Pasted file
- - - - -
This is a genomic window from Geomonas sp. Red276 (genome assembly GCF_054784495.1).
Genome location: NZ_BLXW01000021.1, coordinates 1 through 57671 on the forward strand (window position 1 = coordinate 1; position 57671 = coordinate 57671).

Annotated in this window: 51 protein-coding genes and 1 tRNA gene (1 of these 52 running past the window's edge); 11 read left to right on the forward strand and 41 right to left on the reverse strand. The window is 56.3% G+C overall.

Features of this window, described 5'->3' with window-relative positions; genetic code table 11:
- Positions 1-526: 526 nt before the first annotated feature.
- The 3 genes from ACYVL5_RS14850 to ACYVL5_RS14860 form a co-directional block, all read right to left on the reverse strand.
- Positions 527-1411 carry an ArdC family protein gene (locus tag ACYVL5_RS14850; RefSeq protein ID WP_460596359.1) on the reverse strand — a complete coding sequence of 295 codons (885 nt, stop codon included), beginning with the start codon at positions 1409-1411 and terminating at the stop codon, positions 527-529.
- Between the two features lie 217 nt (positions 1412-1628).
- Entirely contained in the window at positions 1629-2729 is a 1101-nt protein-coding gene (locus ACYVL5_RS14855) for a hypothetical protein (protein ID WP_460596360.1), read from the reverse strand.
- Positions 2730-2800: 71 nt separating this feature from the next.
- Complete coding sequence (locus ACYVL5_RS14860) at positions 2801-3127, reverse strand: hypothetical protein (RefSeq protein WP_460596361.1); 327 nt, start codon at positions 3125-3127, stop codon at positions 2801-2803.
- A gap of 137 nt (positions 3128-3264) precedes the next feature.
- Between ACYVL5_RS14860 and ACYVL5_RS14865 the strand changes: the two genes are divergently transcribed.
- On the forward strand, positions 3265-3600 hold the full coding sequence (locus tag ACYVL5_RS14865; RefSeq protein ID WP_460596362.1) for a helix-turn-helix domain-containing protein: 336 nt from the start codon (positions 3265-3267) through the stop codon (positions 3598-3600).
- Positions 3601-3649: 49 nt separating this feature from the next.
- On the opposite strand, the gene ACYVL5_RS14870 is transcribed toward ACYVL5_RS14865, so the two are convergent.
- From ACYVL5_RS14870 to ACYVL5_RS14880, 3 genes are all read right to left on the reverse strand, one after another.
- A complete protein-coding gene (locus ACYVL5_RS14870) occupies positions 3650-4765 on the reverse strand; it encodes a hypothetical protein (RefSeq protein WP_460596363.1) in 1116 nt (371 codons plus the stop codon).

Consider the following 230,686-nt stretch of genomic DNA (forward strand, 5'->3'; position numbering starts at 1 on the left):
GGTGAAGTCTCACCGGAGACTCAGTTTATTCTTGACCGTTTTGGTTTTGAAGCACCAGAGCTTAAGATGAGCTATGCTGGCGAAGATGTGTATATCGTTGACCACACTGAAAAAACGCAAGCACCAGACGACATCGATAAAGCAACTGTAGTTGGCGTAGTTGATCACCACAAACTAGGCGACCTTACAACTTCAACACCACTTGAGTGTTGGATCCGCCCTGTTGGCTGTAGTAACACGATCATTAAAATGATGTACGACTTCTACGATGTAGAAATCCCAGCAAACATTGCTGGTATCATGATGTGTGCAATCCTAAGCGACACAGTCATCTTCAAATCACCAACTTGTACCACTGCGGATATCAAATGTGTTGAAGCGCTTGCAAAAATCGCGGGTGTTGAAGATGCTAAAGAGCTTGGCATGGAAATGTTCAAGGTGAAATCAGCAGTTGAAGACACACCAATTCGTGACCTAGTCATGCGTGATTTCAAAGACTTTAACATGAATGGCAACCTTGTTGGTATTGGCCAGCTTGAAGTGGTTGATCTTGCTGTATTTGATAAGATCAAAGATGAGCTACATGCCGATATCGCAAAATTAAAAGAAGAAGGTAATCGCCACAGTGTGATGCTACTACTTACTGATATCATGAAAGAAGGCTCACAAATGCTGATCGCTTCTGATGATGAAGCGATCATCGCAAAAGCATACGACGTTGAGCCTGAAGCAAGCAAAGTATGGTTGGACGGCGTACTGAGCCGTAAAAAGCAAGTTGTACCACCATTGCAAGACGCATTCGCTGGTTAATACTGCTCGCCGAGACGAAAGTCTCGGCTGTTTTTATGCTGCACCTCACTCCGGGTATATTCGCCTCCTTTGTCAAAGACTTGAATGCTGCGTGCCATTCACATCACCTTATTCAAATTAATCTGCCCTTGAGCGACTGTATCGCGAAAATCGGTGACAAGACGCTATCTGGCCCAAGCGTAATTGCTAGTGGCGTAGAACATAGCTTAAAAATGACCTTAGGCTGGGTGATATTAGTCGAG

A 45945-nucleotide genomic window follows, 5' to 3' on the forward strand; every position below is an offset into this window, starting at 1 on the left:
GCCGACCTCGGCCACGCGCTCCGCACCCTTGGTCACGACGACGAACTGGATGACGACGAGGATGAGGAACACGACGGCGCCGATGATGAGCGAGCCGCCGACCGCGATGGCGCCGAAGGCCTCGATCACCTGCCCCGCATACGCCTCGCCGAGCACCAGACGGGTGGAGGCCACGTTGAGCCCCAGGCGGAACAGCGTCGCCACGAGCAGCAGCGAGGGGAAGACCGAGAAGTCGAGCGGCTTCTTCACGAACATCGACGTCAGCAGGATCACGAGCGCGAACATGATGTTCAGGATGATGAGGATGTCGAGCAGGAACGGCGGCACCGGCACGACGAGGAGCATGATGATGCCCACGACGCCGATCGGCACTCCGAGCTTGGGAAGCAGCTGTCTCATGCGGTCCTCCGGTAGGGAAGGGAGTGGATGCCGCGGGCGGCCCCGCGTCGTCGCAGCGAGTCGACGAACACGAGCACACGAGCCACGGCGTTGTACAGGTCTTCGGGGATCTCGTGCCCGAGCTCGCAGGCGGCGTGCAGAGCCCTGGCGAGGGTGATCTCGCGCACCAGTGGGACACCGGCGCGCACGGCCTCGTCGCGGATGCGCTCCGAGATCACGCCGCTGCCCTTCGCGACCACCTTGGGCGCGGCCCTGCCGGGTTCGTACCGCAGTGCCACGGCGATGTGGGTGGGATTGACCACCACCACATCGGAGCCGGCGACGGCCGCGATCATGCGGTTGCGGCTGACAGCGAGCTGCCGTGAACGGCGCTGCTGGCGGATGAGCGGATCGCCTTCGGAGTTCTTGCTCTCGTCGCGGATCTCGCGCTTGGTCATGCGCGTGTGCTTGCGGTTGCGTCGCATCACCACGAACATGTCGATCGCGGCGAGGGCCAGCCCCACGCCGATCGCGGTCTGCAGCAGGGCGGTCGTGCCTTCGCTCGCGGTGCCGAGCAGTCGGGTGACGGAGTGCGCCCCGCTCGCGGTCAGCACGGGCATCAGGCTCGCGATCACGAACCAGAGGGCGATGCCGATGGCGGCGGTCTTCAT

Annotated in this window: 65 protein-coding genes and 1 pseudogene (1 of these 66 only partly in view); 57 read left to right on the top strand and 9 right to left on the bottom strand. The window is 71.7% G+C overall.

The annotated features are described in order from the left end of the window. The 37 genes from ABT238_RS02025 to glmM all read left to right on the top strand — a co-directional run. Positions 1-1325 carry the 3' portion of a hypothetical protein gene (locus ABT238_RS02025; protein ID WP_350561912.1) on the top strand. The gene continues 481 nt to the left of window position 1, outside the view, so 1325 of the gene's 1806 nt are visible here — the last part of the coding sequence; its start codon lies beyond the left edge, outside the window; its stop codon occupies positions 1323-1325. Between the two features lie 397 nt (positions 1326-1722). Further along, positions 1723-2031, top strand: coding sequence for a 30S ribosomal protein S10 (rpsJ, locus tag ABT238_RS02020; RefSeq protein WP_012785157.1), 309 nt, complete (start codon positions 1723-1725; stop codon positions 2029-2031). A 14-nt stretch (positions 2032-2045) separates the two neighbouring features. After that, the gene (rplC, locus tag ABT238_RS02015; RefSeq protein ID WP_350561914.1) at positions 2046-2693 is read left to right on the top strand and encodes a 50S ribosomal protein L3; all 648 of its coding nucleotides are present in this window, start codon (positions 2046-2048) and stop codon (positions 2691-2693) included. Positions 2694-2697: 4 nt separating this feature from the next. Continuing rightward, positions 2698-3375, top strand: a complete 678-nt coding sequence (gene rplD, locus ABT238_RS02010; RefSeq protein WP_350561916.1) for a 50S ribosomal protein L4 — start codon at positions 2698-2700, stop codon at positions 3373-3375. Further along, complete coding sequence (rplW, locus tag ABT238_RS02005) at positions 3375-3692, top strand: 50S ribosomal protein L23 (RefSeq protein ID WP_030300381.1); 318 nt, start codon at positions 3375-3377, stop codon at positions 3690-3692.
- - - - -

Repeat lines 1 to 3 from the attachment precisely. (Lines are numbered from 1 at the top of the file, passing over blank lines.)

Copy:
This is a genomic window from Geomonas sp. Red276 (genome assembly GCF_054784495.1).
Genome location: NZ_BLXW01000021.1, coordinates 1 through 57671 on the forward strand (window position 1 = coordinate 1; position 57671 = coordinate 57671).

Annotated in this window: 51 protein-coding genes and 1 tRNA gene (1 of these 52 running past the window's edge); 11 read left to right on the forward strand and 41 right to left on the reverse strand. The window is 56.3% G+C overall.